The perception that "runaway plants," manufacturing facilities that close in the U.S. and reopen in a foreign country to ship the same products back to the U.S., are the biggest threat to the future of U.S. manufacturing may be common, but it's also probably incorrect, according to The Decline in Number of U.S. Manufacturing Plants – A Problem Much Deeper Than Runaway Plants. The report from the Manufacturers Alliance for Productivity and Innovation (MAPI) says the "single-minded attention" on runaway plants and a preoccupation with their return to the U.S. is "misplaced."
In the first quarter of 2012, there were only 304,000 manufacturing plants in the U.S., according to a new report from the Manufacturers Alliance for Productivity and Innovation. That number marks a 19 percent decline from just 15 years ago.
But the reduction in the number of U.S. plants is more a domestic issue than an international one. "What may be surprising to some observers is that the rate of plant closings (in the U.S.) has a declining trend over the last 13 years," says report author Daniel J. Meckstroth, Ph.D., MAPI chief economist. "Unfortunately, the rate of plant openings has consistently fallen even more."
U.S. companies are indeed opening plenty of plants overseas, but not to replace those closed in the U.S. The desire to serve international markets, rather than a desire to manufacture U.S.-bound products at a lower cost, is a bigger driven of new foreign openings, says Meckstroth.
There are many reasons to invest in foreign manufacturing operations, including the avoidance of trade barriers and shipping costs and the attraction of selling to developing markets, which Meckstroth says typically have faster growth rates than the U.S. (Read: Global Markets Are Not Just for Large Companies Anymore)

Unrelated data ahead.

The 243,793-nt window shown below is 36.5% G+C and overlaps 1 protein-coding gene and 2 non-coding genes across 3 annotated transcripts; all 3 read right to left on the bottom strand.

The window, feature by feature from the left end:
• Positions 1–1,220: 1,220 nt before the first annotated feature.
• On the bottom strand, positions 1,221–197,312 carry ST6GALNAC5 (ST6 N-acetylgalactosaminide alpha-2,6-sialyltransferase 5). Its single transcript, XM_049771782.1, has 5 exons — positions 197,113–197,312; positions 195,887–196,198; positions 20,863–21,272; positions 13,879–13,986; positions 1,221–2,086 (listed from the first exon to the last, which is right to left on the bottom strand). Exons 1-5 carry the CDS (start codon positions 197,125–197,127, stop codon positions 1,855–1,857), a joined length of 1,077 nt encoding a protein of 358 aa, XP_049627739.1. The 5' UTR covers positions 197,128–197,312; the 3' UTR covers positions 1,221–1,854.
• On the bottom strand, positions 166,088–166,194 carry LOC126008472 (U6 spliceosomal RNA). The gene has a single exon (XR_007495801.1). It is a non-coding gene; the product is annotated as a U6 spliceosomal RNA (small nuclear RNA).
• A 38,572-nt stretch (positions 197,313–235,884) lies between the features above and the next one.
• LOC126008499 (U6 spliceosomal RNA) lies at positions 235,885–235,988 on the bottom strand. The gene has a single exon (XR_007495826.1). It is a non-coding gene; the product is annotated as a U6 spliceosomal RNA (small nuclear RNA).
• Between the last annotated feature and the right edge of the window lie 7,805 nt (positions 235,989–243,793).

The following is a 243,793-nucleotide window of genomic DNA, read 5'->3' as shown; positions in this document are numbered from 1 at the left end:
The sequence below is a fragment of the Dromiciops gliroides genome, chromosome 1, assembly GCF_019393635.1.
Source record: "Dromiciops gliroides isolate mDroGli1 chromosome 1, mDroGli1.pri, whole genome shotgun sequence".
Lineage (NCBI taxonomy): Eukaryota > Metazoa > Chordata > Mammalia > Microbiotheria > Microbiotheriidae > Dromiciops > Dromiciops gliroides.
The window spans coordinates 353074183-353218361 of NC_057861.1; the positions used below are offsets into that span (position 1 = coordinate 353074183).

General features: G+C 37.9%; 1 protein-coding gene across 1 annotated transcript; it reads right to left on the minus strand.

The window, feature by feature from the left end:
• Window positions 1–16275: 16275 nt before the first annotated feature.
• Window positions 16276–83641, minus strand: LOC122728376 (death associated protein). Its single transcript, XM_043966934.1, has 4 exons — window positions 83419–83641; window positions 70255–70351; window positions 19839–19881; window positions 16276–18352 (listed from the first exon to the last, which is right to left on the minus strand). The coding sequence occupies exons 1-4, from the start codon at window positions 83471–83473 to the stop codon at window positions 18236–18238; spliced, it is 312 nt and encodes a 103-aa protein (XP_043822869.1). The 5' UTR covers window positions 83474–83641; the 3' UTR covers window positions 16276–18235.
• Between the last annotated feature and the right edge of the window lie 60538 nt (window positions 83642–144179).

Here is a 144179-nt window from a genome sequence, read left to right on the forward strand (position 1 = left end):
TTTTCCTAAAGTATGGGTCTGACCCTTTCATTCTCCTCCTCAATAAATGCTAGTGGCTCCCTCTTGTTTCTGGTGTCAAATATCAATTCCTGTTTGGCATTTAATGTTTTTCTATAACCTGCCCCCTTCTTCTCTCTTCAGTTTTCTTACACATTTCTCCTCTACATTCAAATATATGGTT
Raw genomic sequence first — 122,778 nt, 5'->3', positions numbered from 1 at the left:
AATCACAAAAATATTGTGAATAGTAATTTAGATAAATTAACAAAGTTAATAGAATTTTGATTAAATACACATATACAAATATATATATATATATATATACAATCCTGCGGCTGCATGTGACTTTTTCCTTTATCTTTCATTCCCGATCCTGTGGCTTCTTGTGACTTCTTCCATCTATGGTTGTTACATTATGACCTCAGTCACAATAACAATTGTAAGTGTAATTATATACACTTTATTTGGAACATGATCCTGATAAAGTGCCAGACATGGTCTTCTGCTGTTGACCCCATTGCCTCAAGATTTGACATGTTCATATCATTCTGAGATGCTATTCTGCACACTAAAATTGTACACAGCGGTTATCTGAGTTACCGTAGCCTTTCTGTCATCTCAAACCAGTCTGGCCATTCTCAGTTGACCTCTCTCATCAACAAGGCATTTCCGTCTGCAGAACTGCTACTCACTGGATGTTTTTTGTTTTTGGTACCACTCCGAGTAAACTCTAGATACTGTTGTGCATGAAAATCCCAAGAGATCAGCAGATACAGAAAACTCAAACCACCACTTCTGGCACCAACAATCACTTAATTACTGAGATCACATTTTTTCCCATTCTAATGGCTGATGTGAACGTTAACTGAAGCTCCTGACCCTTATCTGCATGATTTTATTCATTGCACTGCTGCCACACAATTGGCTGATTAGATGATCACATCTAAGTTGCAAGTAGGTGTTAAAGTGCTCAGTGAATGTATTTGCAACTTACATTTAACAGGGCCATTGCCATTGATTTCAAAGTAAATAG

If sending U.S. plants overseas isn't the biggest threat to the future of U.S. manufacturing, what is? "A widespread, more fundamental reason for the decline in the number of manufacturing plants (and manufacturing jobs from openings and closings) is the sourcing decision to purchase intermediate goods from foreign rather than domestic suppliers," Meckstroth writes.
Only $1.7 trillion of the $5.4 trillion in manufacturing shipments in the U.S. in 2011 came from manufacturing's "value-added," the contribution of a company's labor and capital to its gross output. The vast majority of shipments – 69 percent – can be attributed to the intermediate purchases of goods and services.
Meckstroth argues that decisions on whether to source intermediate purchases locally or internationally will have the largest impact on the future of manufacturing in the U.S. For more information, visit mapi.net.